Last October 25, in a Commentary column titled “Virginia’s road to resiliency,” I wrote, “Coastal Virginia leads the way in pulling together federal, state, regional and municipal resources to develop best practices for dealing with flooding.” Since then, Virginia has assumed a position of national leadership and has witnessed impressive initial results.
Those results have been noticed in Washington. Visiting Old Dominion University in November, U.S. Secretary of State John Kerry described the university as an institution to emulate. “The work that ODU is doing” in sea-level rise, Kerry said, “is work that every university should be doing.”
In January, the U.S. Department of Housing and Urban Development awarded Virginia $120.5 million to address sea level rise and recurrent flooding. The grant application focused on “shovel-ready projects” as well as economic resilience initiatives in Hampton Roads.
Meanwhile, Virginia created an innovative living-with-water approach, “thRIVe: Resilience in Virginia.” The goal of this plan is to “unite the region, create coastal resilience, build water management solutions, improve economic vitality and strengthen vulnerable neighborhoods.”
Pulling all of these initiatives together will require research and technical expertise. To address this challenge, the General Assembly is considering — under the leadership of Gov. Terry McAuliffe and the chairman of the Joint Flooding Subcommittee, Del. Chris Stolle — HB 903, a proposal to create and fund the Commonwealth Center for Recurrent Flooding Resiliency. The plan has also won the support of U.S. Sen. Tim Kaine and U.S. Reps. Scott Rigell and Rob Wittman.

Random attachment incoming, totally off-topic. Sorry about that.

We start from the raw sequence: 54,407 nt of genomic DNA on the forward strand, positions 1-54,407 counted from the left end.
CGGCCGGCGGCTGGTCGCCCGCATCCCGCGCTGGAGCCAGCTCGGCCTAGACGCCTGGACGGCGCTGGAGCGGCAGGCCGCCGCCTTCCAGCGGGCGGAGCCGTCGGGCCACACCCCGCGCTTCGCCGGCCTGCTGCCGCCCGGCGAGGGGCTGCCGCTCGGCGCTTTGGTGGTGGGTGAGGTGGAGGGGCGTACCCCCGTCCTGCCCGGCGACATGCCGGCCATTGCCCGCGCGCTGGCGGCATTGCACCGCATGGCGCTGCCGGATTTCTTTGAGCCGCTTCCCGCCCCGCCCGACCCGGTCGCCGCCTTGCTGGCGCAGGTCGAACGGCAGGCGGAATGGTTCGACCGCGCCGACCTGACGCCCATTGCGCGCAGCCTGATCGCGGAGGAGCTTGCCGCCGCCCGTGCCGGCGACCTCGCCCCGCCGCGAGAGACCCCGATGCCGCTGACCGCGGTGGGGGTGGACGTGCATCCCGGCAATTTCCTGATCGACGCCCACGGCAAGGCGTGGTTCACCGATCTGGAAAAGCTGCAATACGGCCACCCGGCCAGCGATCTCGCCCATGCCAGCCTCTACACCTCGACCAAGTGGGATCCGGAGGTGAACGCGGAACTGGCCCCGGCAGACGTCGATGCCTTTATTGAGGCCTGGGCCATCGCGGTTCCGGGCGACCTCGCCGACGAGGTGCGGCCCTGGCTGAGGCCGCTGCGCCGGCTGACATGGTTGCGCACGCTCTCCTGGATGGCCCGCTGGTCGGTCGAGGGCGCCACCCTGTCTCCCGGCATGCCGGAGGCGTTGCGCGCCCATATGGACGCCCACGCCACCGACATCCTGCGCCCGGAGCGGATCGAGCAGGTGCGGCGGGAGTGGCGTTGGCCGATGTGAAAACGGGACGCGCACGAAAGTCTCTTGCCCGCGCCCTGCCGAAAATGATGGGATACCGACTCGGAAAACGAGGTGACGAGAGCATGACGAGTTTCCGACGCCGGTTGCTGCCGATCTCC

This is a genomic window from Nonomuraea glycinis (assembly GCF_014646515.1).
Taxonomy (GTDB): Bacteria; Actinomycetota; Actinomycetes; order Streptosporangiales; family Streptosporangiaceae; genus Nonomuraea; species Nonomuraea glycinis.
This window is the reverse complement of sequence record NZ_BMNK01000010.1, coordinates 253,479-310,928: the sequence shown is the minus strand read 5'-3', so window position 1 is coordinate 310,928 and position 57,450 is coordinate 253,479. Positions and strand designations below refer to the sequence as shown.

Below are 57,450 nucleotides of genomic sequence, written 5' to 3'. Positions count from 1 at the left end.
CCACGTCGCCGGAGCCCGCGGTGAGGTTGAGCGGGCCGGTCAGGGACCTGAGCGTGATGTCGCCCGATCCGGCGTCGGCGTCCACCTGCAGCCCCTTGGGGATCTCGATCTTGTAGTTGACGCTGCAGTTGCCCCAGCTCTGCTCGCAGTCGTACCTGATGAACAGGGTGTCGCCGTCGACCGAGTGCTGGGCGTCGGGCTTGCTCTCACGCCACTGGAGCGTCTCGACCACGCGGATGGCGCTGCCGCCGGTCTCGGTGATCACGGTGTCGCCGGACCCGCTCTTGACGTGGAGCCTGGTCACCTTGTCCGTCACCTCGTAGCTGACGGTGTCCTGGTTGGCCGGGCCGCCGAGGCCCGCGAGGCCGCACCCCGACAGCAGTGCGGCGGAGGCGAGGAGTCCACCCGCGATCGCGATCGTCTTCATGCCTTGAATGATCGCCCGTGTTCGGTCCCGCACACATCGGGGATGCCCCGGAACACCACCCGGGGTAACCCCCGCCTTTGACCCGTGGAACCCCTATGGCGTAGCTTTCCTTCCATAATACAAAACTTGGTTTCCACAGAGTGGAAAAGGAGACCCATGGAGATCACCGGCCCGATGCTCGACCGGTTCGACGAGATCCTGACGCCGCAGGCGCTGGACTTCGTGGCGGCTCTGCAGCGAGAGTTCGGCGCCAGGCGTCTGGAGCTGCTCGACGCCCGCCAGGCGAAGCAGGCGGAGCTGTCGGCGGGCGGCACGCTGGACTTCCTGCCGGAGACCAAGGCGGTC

The center would leverage the strengths of Old Dominion and the College of William and Mary to provide support for state and local planners and decision-makers and to help Virginia win critical federal funds such as the HUD grant.
The planning for the center exemplifies the strong relationship between Old Dominion’s sea-level-rise initiative and William and Mary’s Virginia Institute of Marine Science, as well as between the leaders of the institutions, John R. Broderick and W. Taylor Reveley III. Other partnerships have sprung up to address these challenges, bringing together the Hampton Roads Planning District, local municipalities and the military.
While these results are impressive, recent coastal and inland flooding such as we have seen in Hampton Roads and Floyd County demands we keep these partnerships on task and focused on resiliency challenges across the commonwealth. Through this collaboration, Virginia will remain in the vanguard in the race against sea-level rise.
The leadership in the commonwealth understands this. In October, Secretary of Public Safety Brian Moran, in partnership with Secretary of Natural Resources Molly Joseph Ward, began a project funded by the U.S. Department of Homeland Security — the Regional Resiliency Dashboard Initiative — to define the key resiliency indicators across Virginia, so we can better allocate our limited resources.
As a commonwealth, we should be proud of our recent accomplishments and the accolades we are receiving by federal and not-for-profit organizations. But we must not linger too long on the awards podium, for in the race against rising sea levels, “time and tide wait for no one.”